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Sat Sep 28, 2019, 08:33 PM

Regents: Fall 2019 enrollment down at South Dakota public universities

Enrollment at South Dakota's six public universities is slightly down this year, the Board of Regents announced this week.

Total enrollment is down about 3.4 percent, or 1,217 students, compared to last year, according to a Friday release from the South Dakota Board of Regents. Total headcount is at 34,520.

The number of full-time students for fall 2019 was down by about 790 students to a total of about 25,304.

The decline could in part be due to South Dakota's low unemployment rate and strong job market, and the state's need for more financial aid, Paul B. Beran, the South Dakota Board of Regents executive director and CEO, said in the release.

Read more: https://www.argusleader.com/story/news/2019/09/28/south-dakota-universities-fall-enrollment/3803304002/

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Reply Regents: Fall 2019 enrollment down at South Dakota public universities (Original post)
TexasTowelie Sep 28 OP
PoindexterOglethorpe Sep 28 #1
at140 Sep 28 #2
PoindexterOglethorpe Sep 28 #3
at140 Sep 28 #4
PoindexterOglethorpe Sep 28 #6
MyMission Sep 28 #5
tirebiter Sep 28 #7

Response to TexasTowelie (Original post)

Sat Sep 28, 2019, 08:35 PM

1. Alas, University enrollment is down in at least one other state.

New Mexico, where I live has reported a decline.

I'm not sure if it's because of fewer 18 year olds coming into the system, or if young people are finally understanding that a four year college degree is not the best thing for everyone.

What I want to see is if community college enrollments are up, especially in trade programs and the like.

I've been telling young people for years to look hard at the community colleges and get a degree or certificate that leads to a real job.

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Response to PoindexterOglethorpe (Reply #1)

Sat Sep 28, 2019, 08:54 PM

2. Students are finding out tuition is too high,

student loans are easy to get, and the college degree (usually not in STEM area) does not get them a good job, but then they are saddled with student debt with mounting interest.

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Response to at140 (Reply #2)

Sat Sep 28, 2019, 09:02 PM

3. High tuition is certainly a large factor.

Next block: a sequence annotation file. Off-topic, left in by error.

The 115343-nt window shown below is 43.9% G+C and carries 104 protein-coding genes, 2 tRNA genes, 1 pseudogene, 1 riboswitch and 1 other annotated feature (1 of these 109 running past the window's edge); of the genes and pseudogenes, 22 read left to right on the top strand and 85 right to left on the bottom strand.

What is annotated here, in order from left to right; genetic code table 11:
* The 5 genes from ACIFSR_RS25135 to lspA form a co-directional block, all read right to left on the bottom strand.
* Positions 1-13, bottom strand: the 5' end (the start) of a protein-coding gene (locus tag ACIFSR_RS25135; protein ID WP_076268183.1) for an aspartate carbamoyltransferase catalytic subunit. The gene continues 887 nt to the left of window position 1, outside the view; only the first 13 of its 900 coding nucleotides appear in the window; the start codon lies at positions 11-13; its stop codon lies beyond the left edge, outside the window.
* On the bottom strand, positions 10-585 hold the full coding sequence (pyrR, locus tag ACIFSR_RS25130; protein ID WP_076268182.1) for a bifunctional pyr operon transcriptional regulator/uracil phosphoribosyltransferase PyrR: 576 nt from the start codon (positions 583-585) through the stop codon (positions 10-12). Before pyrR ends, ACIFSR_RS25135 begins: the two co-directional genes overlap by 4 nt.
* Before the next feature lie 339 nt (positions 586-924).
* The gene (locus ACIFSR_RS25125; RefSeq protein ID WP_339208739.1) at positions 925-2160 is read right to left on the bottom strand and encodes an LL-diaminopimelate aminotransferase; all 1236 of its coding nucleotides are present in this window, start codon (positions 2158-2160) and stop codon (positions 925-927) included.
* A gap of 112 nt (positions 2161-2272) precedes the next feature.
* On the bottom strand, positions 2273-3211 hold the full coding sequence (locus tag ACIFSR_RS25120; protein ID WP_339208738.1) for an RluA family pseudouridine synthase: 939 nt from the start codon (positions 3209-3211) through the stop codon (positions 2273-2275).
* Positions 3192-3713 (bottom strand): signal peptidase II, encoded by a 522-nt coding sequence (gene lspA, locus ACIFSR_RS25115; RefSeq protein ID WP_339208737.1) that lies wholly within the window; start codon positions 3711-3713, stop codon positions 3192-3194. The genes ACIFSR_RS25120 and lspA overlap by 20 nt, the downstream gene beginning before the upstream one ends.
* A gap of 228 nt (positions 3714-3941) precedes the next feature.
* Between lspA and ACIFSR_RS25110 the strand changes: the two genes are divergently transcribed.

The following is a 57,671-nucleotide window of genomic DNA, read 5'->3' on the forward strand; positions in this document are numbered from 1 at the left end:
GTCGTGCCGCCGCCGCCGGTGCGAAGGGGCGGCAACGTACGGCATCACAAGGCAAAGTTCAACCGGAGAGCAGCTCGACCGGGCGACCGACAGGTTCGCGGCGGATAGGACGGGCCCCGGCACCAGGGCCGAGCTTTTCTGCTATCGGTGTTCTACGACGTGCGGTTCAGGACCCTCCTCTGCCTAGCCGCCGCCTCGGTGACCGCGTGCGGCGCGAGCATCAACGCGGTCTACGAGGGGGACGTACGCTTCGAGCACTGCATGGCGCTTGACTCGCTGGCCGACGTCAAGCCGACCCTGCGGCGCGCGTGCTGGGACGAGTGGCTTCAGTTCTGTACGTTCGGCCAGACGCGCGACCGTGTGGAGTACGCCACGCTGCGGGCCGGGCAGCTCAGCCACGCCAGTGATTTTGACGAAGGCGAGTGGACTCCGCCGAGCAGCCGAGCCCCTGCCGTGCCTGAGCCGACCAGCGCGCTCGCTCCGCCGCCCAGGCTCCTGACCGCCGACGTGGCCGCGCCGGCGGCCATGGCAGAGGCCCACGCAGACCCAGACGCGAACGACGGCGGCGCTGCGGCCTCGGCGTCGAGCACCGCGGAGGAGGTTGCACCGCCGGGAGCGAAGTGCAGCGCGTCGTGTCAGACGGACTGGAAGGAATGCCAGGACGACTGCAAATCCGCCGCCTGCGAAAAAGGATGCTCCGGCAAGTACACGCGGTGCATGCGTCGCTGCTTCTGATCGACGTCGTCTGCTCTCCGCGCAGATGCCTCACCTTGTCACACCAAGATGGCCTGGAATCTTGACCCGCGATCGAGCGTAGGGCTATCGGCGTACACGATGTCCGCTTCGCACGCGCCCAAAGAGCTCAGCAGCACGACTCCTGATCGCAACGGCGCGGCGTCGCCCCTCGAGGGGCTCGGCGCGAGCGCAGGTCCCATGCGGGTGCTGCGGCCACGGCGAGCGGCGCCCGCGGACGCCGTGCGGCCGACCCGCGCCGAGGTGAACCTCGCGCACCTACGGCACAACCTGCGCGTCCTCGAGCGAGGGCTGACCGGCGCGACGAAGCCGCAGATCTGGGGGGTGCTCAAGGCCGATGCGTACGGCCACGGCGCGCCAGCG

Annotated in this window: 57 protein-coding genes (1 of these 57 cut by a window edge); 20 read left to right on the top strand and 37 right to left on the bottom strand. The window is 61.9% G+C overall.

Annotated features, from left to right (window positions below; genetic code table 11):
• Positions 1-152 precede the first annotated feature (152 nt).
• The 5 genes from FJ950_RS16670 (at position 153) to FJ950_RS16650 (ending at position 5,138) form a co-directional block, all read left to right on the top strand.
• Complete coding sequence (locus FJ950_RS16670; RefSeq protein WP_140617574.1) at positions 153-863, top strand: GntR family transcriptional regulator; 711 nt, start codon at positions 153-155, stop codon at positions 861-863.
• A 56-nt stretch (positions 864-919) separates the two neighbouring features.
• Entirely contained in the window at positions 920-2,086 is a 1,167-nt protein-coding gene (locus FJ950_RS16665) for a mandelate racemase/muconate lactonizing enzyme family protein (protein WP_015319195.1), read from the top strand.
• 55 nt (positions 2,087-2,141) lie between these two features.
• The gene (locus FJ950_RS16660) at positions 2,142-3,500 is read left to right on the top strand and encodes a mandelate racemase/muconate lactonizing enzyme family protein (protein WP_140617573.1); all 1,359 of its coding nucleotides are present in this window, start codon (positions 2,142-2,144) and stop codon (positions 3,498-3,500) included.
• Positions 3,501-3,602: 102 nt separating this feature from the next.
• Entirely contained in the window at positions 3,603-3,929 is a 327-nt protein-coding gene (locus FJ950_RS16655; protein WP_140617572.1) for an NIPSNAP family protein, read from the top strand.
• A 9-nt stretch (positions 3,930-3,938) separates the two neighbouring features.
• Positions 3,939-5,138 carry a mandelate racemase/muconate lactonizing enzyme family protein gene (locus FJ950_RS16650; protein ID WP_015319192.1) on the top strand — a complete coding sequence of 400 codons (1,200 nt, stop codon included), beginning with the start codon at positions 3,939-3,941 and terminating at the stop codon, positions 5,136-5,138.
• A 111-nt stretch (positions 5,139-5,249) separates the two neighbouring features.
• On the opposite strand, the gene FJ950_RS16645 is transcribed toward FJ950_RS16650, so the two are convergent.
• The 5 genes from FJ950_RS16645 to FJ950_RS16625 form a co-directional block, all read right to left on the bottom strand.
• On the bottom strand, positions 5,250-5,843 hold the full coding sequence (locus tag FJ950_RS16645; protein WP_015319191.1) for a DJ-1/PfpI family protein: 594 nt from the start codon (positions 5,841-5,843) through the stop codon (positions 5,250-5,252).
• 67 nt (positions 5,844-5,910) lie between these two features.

What has been making me crazy for decades is how students will borrow to the max to pay for college without giving any real thought to whether or not the degree they get leads to a job.

It's just fine to major in 17th Century French poetry, if that's what rocks your boat. But you need to think hard and long about a lifetime of waiting tables with that degree.

High school seniors all ought to take a course of some kind about their future. They need to take one of those interest inventory tests which suggest potential career options. And those tests need to be expanded to cover trades like plumbing and welding and auto mechanics and the like. You can always go off and read 17th Century French poetry on your own. Meanwhile, it's nice to have a good job.

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Response to PoindexterOglethorpe (Reply #3)

Sat Sep 28, 2019, 09:12 PM

4. High school students at age below 19, can never

understand what a real world job is like.
What needs to be taught to high school students is that a good paying job is not fun and games.
Higher the wages, harder the job will be, and more boring.

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Response to at140 (Reply #4)

Sat Sep 28, 2019, 09:31 PM

6. So true.

Which is why vocational ed should be a huge part of high school. Even for the kids who are clearly going to do a four year degree and some sort of professional school.

I was an airline ticket agent for ten years at National Airport in Washington DC. Tough job. I learned to hate people. But more to the point, we noticed that people who themselves dealt with the public could empathize with what we were going through on the bad days. Doctors, lawyers, not so much. They expected the world to revolve around them and didn't understand that we had no control over things like weather and maintenance.

I've long thought that every single person should have to spend at least six months in some kind of serious public contact job, like waiting tables or retail.

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Response to TexasTowelie (Original post)

Sat Sep 28, 2019, 09:18 PM

5. 61.53% in South Dakota voted for rump

Which I translate to mean many there aren't that smart, and don't see the need for higher education.

No offense to you SD folks here, who are obviously much smarter than most in your state!
I live in the gerrymandered state of NC, where rump won with only 49.83%. But I'm in a red district that also went for him and Meadows by 60%.

FYI. I had a career in higher education, and crunch numbers for fun. After the election I compiled a list of the bad(stupid) states that he won, along with the percentages. I also have a list of the good(smart) states.

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Response to TexasTowelie (Original post)

Sat Sep 28, 2019, 10:27 PM

7. College is already at least partially covered without loans

After retirement I reentered college to gather some skills for unmet goals. I saw a thing about F.S.F.A. And started signing up. Having completed it I am getting a California Promise Grant that cuts my fees in half. If I was taking a full load I could get up to $2500.00 and a Pell Grant for another $5300. I am lower middle class. It can be done, people. People seem to just pass it over or think too difficult not going there. It’s a hell of a lot easier than feeling the entire system needs to be changed. Pell’ s are federal if your state doesn’t give grants. They’re there to be had.

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